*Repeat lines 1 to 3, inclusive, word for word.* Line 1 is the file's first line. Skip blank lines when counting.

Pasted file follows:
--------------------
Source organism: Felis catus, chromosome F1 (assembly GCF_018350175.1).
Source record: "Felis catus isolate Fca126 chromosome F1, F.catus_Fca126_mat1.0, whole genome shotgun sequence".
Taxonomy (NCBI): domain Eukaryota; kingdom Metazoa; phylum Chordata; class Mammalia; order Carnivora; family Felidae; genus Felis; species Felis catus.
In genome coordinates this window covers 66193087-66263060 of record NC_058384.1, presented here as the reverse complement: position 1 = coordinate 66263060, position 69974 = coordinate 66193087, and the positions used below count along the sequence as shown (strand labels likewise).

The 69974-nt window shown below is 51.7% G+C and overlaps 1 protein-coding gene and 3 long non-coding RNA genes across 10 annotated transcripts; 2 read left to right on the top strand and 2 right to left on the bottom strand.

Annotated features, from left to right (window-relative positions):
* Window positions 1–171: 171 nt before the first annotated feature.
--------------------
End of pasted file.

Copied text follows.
Source organism: Felis catus, chromosome F1 (assembly GCF_018350175.1).
Source record: "Felis catus isolate Fca126 chromosome F1, F.catus_Fca126_mat1.0, whole genome shotgun sequence".
Taxonomy (NCBI): domain Eukaryota; kingdom Metazoa; phylum Chordata; class Mammalia; order Carnivora; family Felidae; genus Felis; species Felis catus.